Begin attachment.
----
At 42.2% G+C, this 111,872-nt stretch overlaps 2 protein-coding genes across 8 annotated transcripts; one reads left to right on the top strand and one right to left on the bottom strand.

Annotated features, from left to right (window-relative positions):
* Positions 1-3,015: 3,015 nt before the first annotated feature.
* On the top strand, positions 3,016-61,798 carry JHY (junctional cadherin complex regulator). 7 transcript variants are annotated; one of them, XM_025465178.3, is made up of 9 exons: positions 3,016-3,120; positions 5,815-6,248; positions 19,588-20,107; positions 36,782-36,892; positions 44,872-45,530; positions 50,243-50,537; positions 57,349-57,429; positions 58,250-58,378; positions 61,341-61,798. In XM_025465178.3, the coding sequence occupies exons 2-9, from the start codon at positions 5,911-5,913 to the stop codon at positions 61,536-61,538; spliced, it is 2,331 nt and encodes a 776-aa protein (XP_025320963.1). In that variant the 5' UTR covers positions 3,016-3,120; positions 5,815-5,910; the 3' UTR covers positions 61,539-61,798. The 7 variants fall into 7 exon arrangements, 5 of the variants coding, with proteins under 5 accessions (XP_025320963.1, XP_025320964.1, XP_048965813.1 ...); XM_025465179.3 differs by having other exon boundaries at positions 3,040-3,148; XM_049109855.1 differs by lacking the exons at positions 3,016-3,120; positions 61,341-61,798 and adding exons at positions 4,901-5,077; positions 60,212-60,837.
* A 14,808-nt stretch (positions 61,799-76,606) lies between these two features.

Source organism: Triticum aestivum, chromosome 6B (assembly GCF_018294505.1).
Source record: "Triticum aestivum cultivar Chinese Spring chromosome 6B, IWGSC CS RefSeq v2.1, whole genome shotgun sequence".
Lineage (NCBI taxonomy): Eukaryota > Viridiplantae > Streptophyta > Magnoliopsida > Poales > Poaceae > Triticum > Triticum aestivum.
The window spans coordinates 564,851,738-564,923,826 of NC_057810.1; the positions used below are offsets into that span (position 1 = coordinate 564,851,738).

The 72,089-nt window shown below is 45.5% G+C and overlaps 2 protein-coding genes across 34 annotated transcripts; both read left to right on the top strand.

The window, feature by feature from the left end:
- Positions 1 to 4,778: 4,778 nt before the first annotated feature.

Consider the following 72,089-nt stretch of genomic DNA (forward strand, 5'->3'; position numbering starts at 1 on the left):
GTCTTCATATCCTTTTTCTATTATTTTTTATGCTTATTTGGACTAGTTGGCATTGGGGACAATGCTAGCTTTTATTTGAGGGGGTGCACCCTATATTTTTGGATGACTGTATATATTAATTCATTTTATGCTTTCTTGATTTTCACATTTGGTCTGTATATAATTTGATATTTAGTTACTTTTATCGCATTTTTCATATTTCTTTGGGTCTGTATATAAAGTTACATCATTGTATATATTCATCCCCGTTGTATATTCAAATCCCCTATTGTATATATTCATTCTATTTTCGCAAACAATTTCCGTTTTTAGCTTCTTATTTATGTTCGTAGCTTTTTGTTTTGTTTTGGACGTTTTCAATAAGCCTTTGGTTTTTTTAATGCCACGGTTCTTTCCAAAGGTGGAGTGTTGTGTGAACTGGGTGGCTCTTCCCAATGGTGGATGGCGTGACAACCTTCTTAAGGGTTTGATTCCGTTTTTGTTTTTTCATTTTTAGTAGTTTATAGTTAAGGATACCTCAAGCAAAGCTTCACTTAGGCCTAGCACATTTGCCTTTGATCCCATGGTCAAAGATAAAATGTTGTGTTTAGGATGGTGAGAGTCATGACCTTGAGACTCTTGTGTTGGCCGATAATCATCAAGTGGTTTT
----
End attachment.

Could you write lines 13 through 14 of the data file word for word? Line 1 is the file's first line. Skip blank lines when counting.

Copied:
Consider the following 72,089-nt stretch of genomic DNA (forward strand, 5'->3'; position numbering starts at 1 on the left):
GTCTTCATATCCTTTTTCTATTATTTTTTATGCTTATTTGGACTAGTTGGCATTGGGGACAATGCTAGCTTTTATTTGAGGGGGTGCACCCTATATTTTTGGATGACTGTATATATTAATTCATTTTATGCTTTCTTGATTTTCACATTTGGTCTGTATATAATTTGATATTTAGTTACTTTTATCGCATTTTTCATATTTCTTTGGGTCTGTATATAAAGTTACATCATTGTATATATTCATCCCCGTTGTATATTCAAATCCCCTATTGTATATATTCATTCTATTTTCGCAAACAATTTCCGTTTTTAGCTTCTTATTTATGTTCGTAGCTTTTTGTTTTGTTTTGGACGTTTTCAATAAGCCTTTGGTTTTTTTAATGCCACGGTTCTTTCCAAAGGTGGAGTGTTGTGTGAACTGGGTGGCTCTTCCCAATGGTGGATGGCGTGACAACCTTCTTAAGGGTTTGATTCCGTTTTTGTTTTTTCATTTTTAGTAGTTTATAGTTAAGGATACCTCAAGCAAAGCTTCACTTAGGCCTAGCACATTTGCCTTTGATCCCATGGTCAAAGATAAAATGTTGTGTTTAGGATGGTGAGAGTCATGACCTTGAGACTCTTGTGTTGGCCGATAATCATCAAGTGGTTTT